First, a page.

An elder statesman, Chief Edwin Clark, has described the naming of some of the rail stations after former President Goodluck Jonathan and Chief Obafemi Awolowo as a dishonour to their legacies.
Clark in an open letter, yesterday in Abuja, addressed to the Minister of Transportation, Hon. Rotimi Amaechi, said Jonathan as a former president and Awolowo, a towering political leader until his death, deserved more than that.
He added that lumping together of people who have not made any meaningful marks in the country’s development alongside great men like Awolowo and Jonathan is not acceptable.
The Ijaw leader, therefore, called on President Muhammadu Buhari to withdraw the honour.
Clark, however, said his people saw the federal government’s gestures to the two leaders as degrading, especially when it has to be shared with such a calibre of people listed alongside them.
Clark, a Federal Commissioner for Information in the First Republic, also stressed the need for Amaechi to commence moves to reconcile with his kith and kin across political divides in his home state, Rivers.
He stated that the main purpose of writing the letter was not unconnected with the naming of Agbor train station after Jonathan, which he described as demeaning and humiliating.
“My main reason for writing this letter is on the recent action by the federal government and the Ministry of Transportation, which is currently under your watch, that is, the naming of the Agbor Railway Station after His Excellency, Dr. Goodluck Ebele Jonathan, the immediate past President of the Federal Republic of Nigeria.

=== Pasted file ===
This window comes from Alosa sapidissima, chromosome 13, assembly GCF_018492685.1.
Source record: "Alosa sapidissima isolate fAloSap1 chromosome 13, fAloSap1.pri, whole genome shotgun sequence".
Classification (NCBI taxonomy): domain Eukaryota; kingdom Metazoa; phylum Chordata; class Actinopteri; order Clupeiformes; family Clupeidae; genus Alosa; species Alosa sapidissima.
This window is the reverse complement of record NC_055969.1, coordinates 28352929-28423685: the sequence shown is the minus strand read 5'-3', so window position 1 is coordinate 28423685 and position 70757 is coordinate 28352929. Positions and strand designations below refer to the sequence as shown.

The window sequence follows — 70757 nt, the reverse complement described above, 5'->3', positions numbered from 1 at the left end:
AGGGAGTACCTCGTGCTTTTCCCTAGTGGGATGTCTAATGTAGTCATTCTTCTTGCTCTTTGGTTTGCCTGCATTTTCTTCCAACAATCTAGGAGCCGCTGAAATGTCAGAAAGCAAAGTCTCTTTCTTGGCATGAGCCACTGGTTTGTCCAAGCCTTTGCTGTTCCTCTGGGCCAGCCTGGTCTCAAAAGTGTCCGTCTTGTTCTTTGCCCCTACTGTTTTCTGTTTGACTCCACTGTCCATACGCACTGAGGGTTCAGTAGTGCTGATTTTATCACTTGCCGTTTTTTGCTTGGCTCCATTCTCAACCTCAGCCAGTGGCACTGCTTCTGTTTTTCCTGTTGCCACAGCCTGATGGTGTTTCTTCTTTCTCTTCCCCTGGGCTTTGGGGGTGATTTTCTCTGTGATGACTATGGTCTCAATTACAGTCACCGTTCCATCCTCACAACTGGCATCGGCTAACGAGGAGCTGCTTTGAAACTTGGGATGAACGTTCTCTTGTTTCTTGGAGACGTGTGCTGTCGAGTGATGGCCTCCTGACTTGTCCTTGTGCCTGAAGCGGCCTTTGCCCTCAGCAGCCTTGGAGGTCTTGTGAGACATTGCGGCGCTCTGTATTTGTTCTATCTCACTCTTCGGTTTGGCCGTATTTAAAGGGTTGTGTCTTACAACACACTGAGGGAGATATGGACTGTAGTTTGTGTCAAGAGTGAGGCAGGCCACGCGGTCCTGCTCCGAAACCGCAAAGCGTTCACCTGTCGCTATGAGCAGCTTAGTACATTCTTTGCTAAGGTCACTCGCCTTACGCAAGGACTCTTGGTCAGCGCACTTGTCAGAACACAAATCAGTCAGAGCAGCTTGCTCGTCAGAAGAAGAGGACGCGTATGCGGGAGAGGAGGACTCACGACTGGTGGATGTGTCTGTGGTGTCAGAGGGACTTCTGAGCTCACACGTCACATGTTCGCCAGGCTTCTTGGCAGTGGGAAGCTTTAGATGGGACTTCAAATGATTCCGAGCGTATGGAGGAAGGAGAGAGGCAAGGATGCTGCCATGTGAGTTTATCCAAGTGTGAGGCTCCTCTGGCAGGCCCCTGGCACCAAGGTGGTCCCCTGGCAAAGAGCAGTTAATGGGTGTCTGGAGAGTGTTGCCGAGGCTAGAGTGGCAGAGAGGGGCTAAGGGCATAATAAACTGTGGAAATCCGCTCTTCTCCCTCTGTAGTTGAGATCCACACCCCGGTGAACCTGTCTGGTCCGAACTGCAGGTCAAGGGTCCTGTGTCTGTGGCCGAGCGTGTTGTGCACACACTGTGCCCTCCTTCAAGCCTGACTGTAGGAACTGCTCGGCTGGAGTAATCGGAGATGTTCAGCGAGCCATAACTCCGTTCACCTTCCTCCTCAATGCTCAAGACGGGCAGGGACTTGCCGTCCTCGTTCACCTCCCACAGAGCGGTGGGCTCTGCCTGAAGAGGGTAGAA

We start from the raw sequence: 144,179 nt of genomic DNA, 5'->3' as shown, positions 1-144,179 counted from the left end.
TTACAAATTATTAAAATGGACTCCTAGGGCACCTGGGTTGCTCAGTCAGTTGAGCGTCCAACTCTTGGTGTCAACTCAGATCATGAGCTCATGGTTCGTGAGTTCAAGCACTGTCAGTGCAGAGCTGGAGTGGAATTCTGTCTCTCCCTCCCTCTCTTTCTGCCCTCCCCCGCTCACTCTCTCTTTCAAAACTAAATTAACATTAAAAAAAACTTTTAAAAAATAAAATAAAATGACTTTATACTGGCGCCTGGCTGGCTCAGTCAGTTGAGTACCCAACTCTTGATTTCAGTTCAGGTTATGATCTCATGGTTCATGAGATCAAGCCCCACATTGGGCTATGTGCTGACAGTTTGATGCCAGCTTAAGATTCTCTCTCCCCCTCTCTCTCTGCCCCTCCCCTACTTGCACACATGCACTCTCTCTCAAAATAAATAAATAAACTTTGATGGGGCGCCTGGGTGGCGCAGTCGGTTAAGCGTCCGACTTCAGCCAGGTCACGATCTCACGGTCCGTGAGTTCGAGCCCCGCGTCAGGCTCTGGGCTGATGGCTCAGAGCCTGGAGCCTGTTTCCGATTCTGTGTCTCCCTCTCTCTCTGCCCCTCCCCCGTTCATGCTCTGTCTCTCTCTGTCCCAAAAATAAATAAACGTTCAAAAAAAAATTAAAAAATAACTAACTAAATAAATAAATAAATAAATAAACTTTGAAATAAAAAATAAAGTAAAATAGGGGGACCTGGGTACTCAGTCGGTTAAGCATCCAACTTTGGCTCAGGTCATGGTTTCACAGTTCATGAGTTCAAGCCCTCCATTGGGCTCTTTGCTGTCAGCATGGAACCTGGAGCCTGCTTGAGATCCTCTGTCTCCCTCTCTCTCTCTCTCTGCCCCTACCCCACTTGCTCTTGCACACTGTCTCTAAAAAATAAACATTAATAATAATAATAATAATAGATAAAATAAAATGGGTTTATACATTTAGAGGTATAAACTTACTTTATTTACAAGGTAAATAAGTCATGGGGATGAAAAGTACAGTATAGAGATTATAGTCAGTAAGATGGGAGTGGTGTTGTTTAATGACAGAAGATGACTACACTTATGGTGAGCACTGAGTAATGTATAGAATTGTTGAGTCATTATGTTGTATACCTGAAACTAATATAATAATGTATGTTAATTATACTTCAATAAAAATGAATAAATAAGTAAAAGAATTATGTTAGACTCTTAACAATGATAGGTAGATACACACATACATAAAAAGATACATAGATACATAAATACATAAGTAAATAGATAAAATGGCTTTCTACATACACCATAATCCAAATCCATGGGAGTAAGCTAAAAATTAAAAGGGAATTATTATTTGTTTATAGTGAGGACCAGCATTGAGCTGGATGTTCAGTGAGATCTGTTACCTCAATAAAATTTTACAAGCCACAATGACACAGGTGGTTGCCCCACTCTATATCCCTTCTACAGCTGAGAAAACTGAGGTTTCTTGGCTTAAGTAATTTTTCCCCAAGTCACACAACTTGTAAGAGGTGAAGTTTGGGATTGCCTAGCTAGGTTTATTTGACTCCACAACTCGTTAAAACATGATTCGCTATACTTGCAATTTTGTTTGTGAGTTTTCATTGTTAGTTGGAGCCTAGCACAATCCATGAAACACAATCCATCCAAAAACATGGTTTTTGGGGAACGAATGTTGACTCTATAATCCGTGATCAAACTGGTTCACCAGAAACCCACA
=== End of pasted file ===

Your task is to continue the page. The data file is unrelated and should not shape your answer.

“While it is said to be an honour on the former president by the federal government and your ministry, the Ministry of Transportation, because it is a known fact that the resuscitation of rail transport is one of the legacy projects of the former president, but for us in the Niger Delta and indeed to well-meaning Nigerians, this ‘honour’ diminishes the prestige of a former president when the honour is also bestowed on others. One is not in any way adducing that the others are not deserving of the honour bestowed on them, but the same way official responsibilities differ in importance and risks, the same consideration should be borne in mind when honouring people.”
According to him, naming the railway station in Agbor, Delta State, ‘Goodluck Jonathan Railway Station and Complex’, is a misnomer.
He said the umbrella body of the Niger Delta, the Pan Niger Delta Forum (PANDEF), had issued a statement to condemn the action, which it described as “meaningless and belittling to the person and status of the former president” and “demands the immediate reversal…. Instead, a befitting national infrastructure should be named after him.”
“I am in total support of the position of PANDEF, as the Convener of PANDEF, and leader of the Niger Delta region,” he added.
Clark was also concerned about how government named train stations after the late Chief Awolowo and two of his political aides without considering the status of the principal, Awolowo.